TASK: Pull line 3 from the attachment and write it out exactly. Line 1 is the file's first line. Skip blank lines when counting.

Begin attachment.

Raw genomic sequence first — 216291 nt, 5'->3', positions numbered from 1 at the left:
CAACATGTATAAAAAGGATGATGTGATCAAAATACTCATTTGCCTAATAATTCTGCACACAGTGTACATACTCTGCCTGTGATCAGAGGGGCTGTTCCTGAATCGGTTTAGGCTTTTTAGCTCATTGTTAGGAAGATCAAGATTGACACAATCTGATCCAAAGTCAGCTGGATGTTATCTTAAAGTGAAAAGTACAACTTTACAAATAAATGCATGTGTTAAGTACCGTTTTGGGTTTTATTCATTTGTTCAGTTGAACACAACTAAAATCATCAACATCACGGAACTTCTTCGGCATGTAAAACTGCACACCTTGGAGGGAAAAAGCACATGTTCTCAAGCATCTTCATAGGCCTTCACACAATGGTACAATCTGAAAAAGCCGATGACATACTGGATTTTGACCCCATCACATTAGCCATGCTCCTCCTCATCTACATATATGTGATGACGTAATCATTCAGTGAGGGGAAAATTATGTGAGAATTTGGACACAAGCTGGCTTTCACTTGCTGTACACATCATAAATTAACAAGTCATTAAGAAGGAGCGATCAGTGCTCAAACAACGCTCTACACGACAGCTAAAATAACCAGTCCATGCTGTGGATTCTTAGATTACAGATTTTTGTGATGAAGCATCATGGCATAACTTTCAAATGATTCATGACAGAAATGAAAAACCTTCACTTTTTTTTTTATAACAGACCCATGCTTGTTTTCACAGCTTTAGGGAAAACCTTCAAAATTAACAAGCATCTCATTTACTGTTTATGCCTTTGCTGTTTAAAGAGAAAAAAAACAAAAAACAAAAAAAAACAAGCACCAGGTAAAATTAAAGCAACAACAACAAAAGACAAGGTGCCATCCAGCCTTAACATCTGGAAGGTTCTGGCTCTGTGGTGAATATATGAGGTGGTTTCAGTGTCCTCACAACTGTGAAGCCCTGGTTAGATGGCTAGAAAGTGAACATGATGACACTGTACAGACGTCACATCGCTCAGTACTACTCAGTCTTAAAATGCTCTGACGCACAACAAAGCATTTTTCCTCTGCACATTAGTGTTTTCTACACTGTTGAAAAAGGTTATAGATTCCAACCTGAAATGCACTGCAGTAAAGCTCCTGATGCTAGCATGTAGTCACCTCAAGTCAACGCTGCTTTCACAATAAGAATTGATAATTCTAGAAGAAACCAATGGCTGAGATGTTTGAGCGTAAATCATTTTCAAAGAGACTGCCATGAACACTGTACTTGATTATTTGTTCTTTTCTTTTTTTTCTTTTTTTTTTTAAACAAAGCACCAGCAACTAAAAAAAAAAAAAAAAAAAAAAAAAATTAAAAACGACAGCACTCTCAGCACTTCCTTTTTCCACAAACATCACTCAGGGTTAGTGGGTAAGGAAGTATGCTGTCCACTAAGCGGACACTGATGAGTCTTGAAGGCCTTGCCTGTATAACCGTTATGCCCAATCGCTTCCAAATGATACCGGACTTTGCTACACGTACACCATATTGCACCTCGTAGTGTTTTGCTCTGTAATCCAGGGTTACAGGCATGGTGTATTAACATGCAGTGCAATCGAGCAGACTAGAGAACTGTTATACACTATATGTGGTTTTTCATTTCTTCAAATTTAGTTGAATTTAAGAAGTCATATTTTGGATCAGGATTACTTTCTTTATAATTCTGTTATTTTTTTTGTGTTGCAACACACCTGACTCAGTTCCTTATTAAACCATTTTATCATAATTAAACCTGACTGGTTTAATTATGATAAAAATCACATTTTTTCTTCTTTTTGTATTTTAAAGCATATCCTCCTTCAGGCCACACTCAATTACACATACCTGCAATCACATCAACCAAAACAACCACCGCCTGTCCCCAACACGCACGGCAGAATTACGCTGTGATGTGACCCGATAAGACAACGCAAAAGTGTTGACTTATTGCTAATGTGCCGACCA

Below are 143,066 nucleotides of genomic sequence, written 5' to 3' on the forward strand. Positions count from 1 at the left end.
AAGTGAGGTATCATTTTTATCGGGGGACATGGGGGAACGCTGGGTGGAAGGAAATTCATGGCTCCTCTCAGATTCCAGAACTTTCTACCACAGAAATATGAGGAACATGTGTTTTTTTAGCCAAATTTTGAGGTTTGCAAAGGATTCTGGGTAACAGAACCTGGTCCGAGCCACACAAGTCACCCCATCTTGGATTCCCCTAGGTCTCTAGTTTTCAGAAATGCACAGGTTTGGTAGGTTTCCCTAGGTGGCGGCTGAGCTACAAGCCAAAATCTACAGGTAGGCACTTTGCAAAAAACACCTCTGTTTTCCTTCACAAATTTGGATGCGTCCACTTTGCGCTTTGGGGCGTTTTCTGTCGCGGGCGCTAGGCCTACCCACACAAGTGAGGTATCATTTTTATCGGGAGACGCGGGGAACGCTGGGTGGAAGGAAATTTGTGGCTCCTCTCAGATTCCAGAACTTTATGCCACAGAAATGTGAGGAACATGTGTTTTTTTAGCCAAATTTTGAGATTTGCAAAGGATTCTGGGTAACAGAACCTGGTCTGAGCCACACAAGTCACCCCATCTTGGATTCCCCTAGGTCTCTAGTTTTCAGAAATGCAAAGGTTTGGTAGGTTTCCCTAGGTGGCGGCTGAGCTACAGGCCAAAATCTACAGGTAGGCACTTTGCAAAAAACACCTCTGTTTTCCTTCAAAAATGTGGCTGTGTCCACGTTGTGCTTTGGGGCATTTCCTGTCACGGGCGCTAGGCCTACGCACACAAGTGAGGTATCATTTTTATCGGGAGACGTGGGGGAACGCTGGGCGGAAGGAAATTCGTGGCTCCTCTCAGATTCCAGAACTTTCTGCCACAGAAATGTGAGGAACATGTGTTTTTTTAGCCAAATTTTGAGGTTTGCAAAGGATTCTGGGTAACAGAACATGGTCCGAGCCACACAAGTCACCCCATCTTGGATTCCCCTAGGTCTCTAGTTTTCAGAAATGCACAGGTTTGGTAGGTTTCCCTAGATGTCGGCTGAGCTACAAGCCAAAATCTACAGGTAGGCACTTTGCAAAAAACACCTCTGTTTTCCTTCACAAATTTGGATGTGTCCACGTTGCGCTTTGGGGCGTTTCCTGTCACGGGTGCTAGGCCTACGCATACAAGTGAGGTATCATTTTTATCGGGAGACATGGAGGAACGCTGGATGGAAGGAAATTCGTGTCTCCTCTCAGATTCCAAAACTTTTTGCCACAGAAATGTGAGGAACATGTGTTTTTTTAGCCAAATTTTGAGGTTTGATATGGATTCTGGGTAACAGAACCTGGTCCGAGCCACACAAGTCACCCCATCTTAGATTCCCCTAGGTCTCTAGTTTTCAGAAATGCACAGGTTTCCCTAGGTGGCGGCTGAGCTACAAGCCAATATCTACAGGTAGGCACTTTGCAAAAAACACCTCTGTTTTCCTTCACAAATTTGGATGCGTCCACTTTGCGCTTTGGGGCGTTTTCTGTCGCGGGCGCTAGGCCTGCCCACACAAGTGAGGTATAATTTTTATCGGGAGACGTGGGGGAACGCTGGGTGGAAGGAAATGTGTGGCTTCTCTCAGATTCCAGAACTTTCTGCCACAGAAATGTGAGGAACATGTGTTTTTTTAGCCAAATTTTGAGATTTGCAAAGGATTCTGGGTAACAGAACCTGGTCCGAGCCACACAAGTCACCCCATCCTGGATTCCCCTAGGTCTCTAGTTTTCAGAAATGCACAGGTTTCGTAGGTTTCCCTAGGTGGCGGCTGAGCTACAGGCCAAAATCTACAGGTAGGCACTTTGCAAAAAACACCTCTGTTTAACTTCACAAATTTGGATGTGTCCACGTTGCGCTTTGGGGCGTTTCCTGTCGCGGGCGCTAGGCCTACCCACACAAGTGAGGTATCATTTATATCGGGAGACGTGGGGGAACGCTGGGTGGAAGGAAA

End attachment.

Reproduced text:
Below are 143,066 nucleotides of genomic sequence, written 5' to 3' on the forward strand. Positions count from 1 at the left end.